| Ancient clue to ‘real’ meaning
New Delhi, Dec. 7: The Supreme Court has held that a bullock cart cannot be considered an “agricultural tool” if the term is interpreted according to an ancient Indian school of law.
Quoting the Mimansa principle of interpretation used by ancient Indian jurists, the court said an animal-driven vehicle used in the post-harvest phase to transport sugarcane to mills in Uttar Pradesh could not be called an “agricultural tool”.
The Mimansa principle attaches more importance to the popular sense of a word than its etymological meaning. In common parlance, an agricultural tool would be an implement used with the hands, or sometimes, the feet.
“An animal-driven vehicle cannot be an agricultural tool for the obvious reason that in common parlance, implements are usually regarded as tools used by human beings with hands (and sometimes legs)….” the court said.
The ruling came in a dispute between Uttar Pradesh farmers and the UP State Agro Industrial Corporation Limited that had mandated in 1996 that all agricultural tools would have to be bought from the corporation.
When a union of sugarcane growers in Meerut challenged this in the high court, it held that a bullock cart was not an agricultural tool, prompting the agro corporation to move the Supreme Court.
The apex court stood by the farmers, opting to go by the sense of the term than its literal meaning.
“…language is a tool of communication between human beings, and hence that meaning should be given to a word which helps communication between people. If the speaker of a word uses it in one sense but the hearer understands it in another sense, there will be a communication gap,” the court said.
“Hence that meaning should be attributed to a word which everyone would understand as it has acquired a special meaning in common parlance.”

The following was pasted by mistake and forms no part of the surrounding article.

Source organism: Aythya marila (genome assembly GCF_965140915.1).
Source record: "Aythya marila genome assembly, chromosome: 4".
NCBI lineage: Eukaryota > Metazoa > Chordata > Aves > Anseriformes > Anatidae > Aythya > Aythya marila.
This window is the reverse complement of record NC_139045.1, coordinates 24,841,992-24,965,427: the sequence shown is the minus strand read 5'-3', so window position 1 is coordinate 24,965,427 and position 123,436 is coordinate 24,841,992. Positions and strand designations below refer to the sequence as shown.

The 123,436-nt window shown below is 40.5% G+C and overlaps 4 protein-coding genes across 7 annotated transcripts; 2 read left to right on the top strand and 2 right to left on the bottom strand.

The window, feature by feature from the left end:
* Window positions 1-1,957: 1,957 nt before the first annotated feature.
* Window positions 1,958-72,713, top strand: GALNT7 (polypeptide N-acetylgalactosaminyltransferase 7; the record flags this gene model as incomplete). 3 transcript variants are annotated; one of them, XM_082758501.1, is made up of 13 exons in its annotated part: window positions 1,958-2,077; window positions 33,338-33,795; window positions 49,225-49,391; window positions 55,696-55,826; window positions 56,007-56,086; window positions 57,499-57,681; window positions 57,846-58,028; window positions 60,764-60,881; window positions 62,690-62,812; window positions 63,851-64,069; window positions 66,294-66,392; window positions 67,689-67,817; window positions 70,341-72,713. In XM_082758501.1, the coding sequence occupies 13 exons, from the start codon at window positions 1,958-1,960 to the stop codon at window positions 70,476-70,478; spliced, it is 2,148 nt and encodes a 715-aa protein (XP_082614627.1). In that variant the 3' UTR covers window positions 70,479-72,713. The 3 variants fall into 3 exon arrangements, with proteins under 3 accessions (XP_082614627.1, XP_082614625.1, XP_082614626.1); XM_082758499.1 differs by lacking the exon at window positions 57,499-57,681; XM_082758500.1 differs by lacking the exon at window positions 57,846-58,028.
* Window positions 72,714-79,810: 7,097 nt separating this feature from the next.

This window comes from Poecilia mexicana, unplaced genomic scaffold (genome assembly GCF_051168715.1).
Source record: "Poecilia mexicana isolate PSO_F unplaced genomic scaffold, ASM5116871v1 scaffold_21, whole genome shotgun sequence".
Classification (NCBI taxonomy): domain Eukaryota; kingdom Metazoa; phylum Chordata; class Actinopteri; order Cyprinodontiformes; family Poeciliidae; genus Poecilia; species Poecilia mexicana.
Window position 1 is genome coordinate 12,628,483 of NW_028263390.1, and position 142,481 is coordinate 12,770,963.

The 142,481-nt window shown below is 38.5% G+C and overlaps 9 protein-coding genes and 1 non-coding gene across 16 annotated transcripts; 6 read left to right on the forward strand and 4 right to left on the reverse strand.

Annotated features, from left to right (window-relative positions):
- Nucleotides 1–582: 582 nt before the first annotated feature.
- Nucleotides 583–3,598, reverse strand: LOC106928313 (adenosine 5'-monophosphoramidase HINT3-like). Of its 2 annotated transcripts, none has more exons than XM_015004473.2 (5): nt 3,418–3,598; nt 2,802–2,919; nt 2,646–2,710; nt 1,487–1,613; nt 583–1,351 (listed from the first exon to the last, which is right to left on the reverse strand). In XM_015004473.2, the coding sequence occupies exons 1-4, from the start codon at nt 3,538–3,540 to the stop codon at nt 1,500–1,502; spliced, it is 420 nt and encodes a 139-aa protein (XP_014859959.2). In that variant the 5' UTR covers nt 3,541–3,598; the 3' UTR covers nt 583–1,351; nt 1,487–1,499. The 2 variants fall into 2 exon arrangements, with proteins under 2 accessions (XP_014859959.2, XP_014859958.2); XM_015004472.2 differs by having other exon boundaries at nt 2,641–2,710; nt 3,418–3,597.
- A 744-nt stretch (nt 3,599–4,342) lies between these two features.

Although the court defined an agricultural tool as one operated by the hands or feet, it did add that the implement “could be driven by animal power”.
So, a plough driven by oxen or horses would be an agricultural implement. Similarly, a hoe or a spade would also be one.
“However, a bullock cart used for carrying produce from the farm to the market or the sugar factory cannot, in our opinion, be regarded as an agricultural implement because, in common parlance, it would not be regarded as an implement,” the court said.
“A bullock cart is surely not a tool, though the plough which it pulls (for furrowing the land) is certainly a tool and therefore, an agricultural implement.”
The court also frowned on the tendency of Indian courts to quote only British legal philosophers.
“Today our so-called educated people are largely ignorant about the great intellectual achievements of our ancestors…. The Mimansa principles are part of that intellectual treasury, but… there has been almost no utilisation of these principles even in our own country.”